Hey, I was feeling like I’d been messing up in the water, like maybe the other guys are talking trash about me, like maybe I’m still an intruder, not worthy. Basically a bunch of self-doubt and insecurity about my surfing. Even though at one spot a couple of guys I don’t even know chatted with me a little. Even though I made a huge pigdog left yesterday. So in this pool of doubt I reached out, I searched the web for “am I a good surfer?” which was how I was feeling. And I found this article. It was just there, right when I needed it. It calmed me down. It helped me reflect on what I can do, and on what I can do better. I liked the part about being a good steward of the spot. Thanks man.

  • Don

    Thank God this guy knows everything there is to know. This isn’t self-righteous at all. Clearly, these are objective truths.

  • Steve

    Yeah Love this article. Actually read it in the printed mag and just now looked it up online as it is relevant to a conversation I’m having with mates. Stoked to find it. Thanks mate for sharing. Spot on.

  • Tony

    I am thinking of taking up body boarding and then surfing. I like the good comon sense this guy has written and about all the rules of surfing. Only thing I don’t agree with is the last statement . Golf and tennis are life time commitments. But I still understand what he is saying 🙂 What that statement did for me is kinda mad me feel not so excited any more about learning because I will only have time to body board in the summer. So I hope I still can be good at it. I have all ways body boarded like 3 to 5 times every summer most of the time with a sponge bob body board lol. I can stall until I am at the top of the wave and drop in and turn and ride along the wave. I can turn both directions. It seems really easy. Only thing is I don’t understand what waves not to catch. For instance I see everyone pass on waves that look really tall and perfect but maybe those are not the right ones to ride. Well thanks for the article I enjoyed it allot.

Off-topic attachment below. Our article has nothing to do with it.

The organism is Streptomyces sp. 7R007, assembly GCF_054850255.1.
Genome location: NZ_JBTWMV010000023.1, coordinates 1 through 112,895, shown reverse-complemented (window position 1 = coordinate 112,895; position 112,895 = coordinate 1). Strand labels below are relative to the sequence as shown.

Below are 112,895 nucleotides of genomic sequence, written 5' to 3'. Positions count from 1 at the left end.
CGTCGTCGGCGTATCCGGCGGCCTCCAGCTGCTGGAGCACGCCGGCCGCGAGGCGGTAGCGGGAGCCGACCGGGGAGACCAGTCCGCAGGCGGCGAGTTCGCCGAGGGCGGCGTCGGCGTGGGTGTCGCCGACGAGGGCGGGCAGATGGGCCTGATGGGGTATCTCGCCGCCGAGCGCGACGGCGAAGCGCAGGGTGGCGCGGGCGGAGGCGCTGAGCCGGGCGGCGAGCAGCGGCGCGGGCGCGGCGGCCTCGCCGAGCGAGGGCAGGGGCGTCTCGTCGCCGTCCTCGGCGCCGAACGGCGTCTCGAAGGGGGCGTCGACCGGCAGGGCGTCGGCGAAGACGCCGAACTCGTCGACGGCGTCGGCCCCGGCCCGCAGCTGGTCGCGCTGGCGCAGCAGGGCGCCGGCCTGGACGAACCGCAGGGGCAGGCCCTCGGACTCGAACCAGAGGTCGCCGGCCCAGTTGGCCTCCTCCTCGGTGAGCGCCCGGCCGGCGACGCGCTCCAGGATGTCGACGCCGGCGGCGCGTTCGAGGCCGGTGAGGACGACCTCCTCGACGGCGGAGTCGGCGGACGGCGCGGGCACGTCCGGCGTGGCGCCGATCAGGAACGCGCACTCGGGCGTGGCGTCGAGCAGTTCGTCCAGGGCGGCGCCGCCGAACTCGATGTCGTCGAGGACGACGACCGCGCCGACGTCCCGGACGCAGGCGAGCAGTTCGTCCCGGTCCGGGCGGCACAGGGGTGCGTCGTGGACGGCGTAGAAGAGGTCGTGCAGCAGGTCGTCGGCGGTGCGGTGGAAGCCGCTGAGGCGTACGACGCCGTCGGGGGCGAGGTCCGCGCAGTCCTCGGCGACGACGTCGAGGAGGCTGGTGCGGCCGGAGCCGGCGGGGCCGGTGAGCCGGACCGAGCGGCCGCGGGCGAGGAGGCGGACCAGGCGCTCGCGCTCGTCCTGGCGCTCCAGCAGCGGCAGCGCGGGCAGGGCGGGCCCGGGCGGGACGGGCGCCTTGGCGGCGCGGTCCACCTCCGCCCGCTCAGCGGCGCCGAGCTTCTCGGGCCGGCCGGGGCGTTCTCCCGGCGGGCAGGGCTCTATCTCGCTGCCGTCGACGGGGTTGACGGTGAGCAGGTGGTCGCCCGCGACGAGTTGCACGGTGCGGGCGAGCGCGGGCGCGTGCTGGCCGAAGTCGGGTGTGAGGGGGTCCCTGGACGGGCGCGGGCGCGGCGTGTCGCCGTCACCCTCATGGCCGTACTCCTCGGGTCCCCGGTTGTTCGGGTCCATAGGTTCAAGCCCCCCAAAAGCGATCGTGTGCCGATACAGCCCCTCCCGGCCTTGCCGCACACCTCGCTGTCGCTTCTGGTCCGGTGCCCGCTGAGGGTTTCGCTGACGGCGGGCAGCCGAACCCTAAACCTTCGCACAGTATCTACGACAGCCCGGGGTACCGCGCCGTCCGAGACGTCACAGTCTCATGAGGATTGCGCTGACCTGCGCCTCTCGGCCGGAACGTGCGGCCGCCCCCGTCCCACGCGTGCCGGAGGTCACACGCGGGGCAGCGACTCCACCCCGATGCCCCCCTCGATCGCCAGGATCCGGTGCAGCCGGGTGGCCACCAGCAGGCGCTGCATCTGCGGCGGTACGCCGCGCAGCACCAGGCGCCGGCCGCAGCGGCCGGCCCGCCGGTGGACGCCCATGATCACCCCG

~Tony from Southern california

  • Ringo`

    i thought a realy deep and meaningfull add this kid is obviously good at surfing probs toop 200 in aus best artical ever good on u mate

  • Nicole Brooks

    Oh my gosh. After what happened to Bethany Hamilton, I never surfed again. But thanks to this article, I’m back in the waves. 😀 🙂

  • G

    Just know the rules in the lineup and don’t be out if you can’t handle it.

    But please quit the bullshit about how people are aloud to express their excitement or using facebook or not. I could not care less about about that. Setting up rules about something like that is just plain stupid.

    Statements like that does not make me proud of our sport and makes us look like cavemen.

    Mit’s comment is what real surf spirit is about.

    “As long as you’re having fun and are not ruining other peoples fun you’re good in my book.”

  • stevie mac

    i must admit i dont have much trouble on the donegal coast, every1 into surfing seems very welcoming and more then helpful, i did surf in long beach nyc and it wasn’t too friendly.

    i love the points made in this post, and yes, there’s always another wave

  • paddle boarding huntington beach

    Practice makes perfect. I think for most people, in the beginning, they are scared to even tread the waters. I know my first time, I thought the waves were going to knock me out and after 1 bad experience i wanted to quit. I’m glad I didnt because it has definitely been a rewarding experience.

  • George Leone

    Good comments! Tony, the bodyboarder–keep doing it, then stand-up surfing will be easy. Keep your stoke up. You don’t have to be great or even good to feel the true stoke. You just have to get in the water. And be humble. We’re all learners in the line-up. I realize that I learn something every time I surf. It may be a little tweak to my cutback or something inconsequential, but I look for it.
    This month is my 50th anniversary of when I stood up and rode to the beach for the first time. I went out this morning in junky 1-2 ft. surf and was totally stoked. Maybe I should learn how to do airs. Why not? (I think I’ll search on-line right now!)

  • Tash

    What an awesome article! Highlights the fact that surfing teaches presence and being in touch with oneness. Love it!!

  • david grant

    wow, great article! i found i do some of these and will try not to in the future 🙂